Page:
Friday, September 16, 2011 9:16 PM
I can't help but notice a few contradictions within the "game development story" for Metro style applications.
In the main keynote, it was explicitly pointed out that games are a huge market opportunity for apps - I can't remember the exact number, but they comprise a huge percentage of the apps sold on competing touch platforms (both tablet and phone).
The majority of these applications are not "AAA" games - they're relatively simplistic, easy to pick up and play apps. You could make the argument that processor and graphics capacity restrictions are limiting the depth of the games on competing platforms, but at the same time these devices are being used in mobile scenarios where users typically want quick distractions - games that can be played for a short period of time and can be easily paused or put down until a later time. Look at the top selling apps and you'll get a good idea.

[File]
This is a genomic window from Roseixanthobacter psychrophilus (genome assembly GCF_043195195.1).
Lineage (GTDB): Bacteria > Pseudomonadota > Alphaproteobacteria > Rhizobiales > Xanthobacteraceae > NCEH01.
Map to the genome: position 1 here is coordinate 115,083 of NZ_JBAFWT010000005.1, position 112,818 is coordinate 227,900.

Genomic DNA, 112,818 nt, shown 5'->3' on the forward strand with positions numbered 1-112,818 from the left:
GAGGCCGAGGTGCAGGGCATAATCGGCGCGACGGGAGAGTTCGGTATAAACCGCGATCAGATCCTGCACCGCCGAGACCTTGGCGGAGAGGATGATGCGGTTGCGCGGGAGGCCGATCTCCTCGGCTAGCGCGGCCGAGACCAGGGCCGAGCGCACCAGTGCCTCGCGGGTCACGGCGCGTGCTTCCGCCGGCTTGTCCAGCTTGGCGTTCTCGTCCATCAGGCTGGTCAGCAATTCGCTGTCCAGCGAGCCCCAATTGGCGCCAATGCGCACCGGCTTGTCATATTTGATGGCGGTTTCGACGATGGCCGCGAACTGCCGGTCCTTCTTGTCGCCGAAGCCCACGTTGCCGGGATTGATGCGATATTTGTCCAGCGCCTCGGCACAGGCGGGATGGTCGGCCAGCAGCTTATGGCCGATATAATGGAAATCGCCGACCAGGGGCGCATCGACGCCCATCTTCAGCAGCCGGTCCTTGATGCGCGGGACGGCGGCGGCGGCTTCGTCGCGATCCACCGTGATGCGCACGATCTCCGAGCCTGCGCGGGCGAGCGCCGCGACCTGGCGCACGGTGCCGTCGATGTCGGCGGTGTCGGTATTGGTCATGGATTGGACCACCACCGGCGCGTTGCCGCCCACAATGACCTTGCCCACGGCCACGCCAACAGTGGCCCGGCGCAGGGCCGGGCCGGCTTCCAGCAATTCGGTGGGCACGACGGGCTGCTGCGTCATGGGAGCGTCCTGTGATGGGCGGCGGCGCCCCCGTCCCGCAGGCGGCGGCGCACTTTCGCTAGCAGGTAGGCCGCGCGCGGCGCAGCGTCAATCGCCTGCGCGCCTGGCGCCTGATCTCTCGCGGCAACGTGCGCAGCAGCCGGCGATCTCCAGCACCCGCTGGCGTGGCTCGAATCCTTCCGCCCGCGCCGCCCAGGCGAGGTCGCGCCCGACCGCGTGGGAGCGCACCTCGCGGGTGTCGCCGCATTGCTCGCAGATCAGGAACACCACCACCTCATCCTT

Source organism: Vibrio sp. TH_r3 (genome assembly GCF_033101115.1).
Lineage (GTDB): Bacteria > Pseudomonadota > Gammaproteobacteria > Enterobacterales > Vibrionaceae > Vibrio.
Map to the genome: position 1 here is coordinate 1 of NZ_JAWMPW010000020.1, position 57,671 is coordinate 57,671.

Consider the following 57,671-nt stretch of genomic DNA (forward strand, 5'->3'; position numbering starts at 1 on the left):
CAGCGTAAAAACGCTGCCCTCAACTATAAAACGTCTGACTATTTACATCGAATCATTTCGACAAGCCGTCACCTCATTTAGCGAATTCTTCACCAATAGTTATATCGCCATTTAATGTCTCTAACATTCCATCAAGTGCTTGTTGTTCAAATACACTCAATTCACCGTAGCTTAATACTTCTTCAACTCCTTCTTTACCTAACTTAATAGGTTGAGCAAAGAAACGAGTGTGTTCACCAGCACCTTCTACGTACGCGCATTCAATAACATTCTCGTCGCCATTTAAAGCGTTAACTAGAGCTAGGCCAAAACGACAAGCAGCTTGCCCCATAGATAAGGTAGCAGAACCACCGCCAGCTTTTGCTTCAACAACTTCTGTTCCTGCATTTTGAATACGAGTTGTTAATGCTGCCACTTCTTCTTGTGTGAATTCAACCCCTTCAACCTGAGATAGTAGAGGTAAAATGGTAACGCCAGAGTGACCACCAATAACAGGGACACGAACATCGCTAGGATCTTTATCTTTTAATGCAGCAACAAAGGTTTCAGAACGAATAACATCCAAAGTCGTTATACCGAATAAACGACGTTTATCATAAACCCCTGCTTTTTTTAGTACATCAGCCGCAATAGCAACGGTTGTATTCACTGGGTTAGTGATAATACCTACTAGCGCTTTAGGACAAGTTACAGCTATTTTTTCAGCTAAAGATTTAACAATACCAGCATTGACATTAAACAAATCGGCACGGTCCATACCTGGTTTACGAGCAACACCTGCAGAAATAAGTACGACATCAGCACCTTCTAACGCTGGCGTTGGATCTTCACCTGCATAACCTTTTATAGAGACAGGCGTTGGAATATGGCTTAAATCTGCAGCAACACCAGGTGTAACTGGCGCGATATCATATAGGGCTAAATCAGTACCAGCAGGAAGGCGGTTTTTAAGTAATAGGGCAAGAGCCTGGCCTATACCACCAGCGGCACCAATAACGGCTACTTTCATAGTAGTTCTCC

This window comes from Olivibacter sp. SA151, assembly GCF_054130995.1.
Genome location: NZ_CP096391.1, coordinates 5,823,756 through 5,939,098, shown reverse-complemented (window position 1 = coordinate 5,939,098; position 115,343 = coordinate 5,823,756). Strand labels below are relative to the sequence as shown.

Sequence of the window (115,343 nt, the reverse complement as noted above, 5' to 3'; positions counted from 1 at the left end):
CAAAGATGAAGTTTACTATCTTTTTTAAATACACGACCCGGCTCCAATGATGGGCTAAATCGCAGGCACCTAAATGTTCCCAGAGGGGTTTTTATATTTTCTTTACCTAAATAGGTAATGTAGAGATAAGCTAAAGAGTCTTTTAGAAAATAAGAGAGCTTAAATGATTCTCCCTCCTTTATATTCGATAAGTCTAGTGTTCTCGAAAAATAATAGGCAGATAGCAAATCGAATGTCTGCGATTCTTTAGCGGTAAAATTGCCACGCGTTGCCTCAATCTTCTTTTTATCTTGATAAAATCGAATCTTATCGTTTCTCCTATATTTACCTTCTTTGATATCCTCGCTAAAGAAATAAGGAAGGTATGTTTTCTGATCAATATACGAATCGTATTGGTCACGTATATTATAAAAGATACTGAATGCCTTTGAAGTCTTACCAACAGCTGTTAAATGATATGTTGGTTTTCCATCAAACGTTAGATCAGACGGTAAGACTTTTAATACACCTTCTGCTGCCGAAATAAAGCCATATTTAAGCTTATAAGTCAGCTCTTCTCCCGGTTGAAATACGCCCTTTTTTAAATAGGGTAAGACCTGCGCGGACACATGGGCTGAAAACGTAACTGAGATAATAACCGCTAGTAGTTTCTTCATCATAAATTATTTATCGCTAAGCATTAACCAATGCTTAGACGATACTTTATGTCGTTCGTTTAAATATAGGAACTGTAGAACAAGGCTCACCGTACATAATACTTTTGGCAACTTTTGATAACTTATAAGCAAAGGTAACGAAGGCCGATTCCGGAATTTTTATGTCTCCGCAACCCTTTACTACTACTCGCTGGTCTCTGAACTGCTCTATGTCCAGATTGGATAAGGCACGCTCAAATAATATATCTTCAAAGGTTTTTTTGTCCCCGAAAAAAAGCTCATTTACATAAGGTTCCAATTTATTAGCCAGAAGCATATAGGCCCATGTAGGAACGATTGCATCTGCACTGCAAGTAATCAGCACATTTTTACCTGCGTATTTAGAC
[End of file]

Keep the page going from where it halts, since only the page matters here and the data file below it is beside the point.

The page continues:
That's fine for an AAA title, but for the majority of smaller applications it's complete overkill. Ignoring portability to other non-Windows devices, it's hard to justify the additional cost of rolling out a full C++ application on DirectX compared to something like C#.
XNA is being dropped, but what is taking it's place? One of the major advantages of WinRT was the fact it could be used on any platform - yet DirectX seems to be dropped in using "legacy APIs" and heavily locked into a single-language environment.
It's a terrible story for rapid game development, for simpler (cost effective) games, and for the few companies that have been investing in the Windows Phone 7 platform. .NET already has COM marshalling, so I still have trouble understanding the C++ entrenchment. It's one thing to say "But the AAA titles built on Unreal Engine all use C++", but the entire market in the middle is being ignored. XNA for the "basement kids" and C++ for the larger teams with an investment in large, existing codebases. Would you make the same arguments for C# development? "Sorry, we're not going to allow web development in .NET because there's a huge existing codebase using ISAPI plugins". It's illogical there, so why is game development any different?